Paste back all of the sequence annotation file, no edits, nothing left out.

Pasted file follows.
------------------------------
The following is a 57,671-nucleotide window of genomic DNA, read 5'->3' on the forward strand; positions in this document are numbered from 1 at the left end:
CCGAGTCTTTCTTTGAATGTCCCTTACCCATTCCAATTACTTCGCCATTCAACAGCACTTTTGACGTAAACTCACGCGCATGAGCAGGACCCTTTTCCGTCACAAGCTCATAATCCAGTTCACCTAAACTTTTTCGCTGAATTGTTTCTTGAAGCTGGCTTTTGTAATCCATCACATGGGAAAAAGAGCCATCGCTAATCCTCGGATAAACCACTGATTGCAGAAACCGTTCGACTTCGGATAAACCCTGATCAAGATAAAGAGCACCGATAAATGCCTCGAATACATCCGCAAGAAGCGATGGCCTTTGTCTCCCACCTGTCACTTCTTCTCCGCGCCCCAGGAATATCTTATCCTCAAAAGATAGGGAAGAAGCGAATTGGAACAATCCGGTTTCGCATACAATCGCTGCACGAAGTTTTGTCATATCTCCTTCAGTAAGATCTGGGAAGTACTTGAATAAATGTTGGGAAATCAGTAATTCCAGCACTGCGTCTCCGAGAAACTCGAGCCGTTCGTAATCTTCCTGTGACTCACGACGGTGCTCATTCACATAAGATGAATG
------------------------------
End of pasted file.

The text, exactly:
The following is a 57,671-nucleotide window of genomic DNA, read 5'->3' on the forward strand; positions in this document are numbered from 1 at the left end:
CCGAGTCTTTCTTTGAATGTCCCTTACCCATTCCAATTACTTCGCCATTCAACAGCACTTTTGACGTAAACTCACGCGCATGAGCAGGACCCTTTTCCGTCACAAGCTCATAATCCAGTTCACCTAAACTTTTTCGCTGAATTGTTTCTTGAAGCTGGCTTTTGTAATCCATCACATGGGAAAAAGAGCCATCGCTAATCCTCGGATAAACCACTGATTGCAGAAACCGTTCGACTTCGGATAAACCCTGATCAAGATAAAGAGCACCGATAAATGCCTCGAATACATCCGCAAGAAGCGATGGCCTTTGTCTCCCACCTGTCACTTCTTCTCCGCGCCCCAGGAATATCTTATCCTCAAAAGATAGGGAAGAAGCGAATTGGAACAATCCGGTTTCGCATACAATCGCTGCACGAAGTTTTGTCATATCTCCTTCAGTAAGATCTGGGAAGTACTTGAATAAATGTTGGGAAATCAGTAATTCCAGCACTGCGTCTCCGAGAAACTCGAGCCGTTCGTAATCTTCCTGTGACTCACGACGGTGCTCATTCACATAAGATGAATG